Showing posts with label Dannie Abse. Show all posts
Showing posts with label Dannie Abse. Show all posts

Wednesday, 15 January 2014

On the money

Northern Irish poet Sinead Morrissey won the TS Eliot Prize on Monday night, for her collection Parallax. I must say I'd thought Michael Symmons Roberts the likely winner, so this came as something of a surprise, but it's a pleasant one.

I haven't read the book, but I've encountered quite a lot of Morrissey's poetry in the past and have enjoyed it. It's hard to make a real judgement on what should have won, as of the 10 contenders, I've only read three so far (Michael Symmons Roberts, Dannie Abse and Helen Mort). I think either of those last two would have been a worthy winner, although I suspect it might have been seen as a sort of lifetime achievement award if it had gone to Abse.

But anyway, congratulations to Sinead Morrissey - I'll look forward to reading Parallax.

Monday, 30 July 2012

Curiouser and curiouser

At first sight, I thought this story about an author attacking taxpayer-funding for Welsh writers was a possible case of very sour grapes. His claims are so ludicrously overblown ("not a single Welsh writer of national or international note since the 50s") that it's hard to take it seriously. You can come up with your own list of writers of note to refute that, I'm sure, and several bloggers and commentators have already done so* - as you've probably come to expect, I'll just say one name. Repeatedly.**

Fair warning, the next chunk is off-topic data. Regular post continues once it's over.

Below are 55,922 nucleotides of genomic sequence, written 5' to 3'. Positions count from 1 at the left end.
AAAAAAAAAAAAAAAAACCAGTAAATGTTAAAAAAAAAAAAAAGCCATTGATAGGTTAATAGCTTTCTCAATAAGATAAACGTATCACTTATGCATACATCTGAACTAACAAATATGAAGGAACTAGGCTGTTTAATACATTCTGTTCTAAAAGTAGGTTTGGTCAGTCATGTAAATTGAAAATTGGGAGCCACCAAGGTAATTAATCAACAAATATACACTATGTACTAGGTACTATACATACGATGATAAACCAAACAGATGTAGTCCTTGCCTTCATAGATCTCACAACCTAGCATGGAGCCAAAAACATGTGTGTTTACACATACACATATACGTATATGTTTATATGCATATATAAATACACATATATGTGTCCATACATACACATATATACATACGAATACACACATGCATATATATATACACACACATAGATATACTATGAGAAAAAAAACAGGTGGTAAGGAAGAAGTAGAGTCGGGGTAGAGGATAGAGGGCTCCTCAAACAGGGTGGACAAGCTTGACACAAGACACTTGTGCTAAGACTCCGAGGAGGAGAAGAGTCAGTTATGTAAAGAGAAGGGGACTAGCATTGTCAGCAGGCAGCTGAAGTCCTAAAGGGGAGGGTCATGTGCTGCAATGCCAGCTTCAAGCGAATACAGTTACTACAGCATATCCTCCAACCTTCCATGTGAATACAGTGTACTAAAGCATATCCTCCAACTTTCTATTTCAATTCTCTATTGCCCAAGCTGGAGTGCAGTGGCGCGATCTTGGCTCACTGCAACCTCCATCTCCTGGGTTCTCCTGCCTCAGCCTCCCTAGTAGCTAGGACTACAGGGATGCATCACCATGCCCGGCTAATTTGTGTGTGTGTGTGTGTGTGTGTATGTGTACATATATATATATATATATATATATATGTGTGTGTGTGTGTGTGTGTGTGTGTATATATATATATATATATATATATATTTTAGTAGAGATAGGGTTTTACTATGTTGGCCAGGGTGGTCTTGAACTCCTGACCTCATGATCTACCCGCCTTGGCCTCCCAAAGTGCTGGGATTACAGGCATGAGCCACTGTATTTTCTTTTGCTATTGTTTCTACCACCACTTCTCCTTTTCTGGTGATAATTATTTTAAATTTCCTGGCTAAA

RS THOMAS RS THOMAS RS THOMAS RS THOMAS RS THOMAS RS THOMAS !!!!!!!!

It's even harder to take Mr Ruck at face value when you realise that the festival at which he was supposed to have given his speech was cancelled. Presumably he'd already sent the press release out, and the journalist ran with it. Oh dear.

* Dannie Abse featured on several, I was glad to see.
** I know Thomas had already published plenty of work (and plenty of his best work) before the end of the Fifties. But he also published a lot of well-received work after that date, and certainly his acclaim by the wider literary world came much later.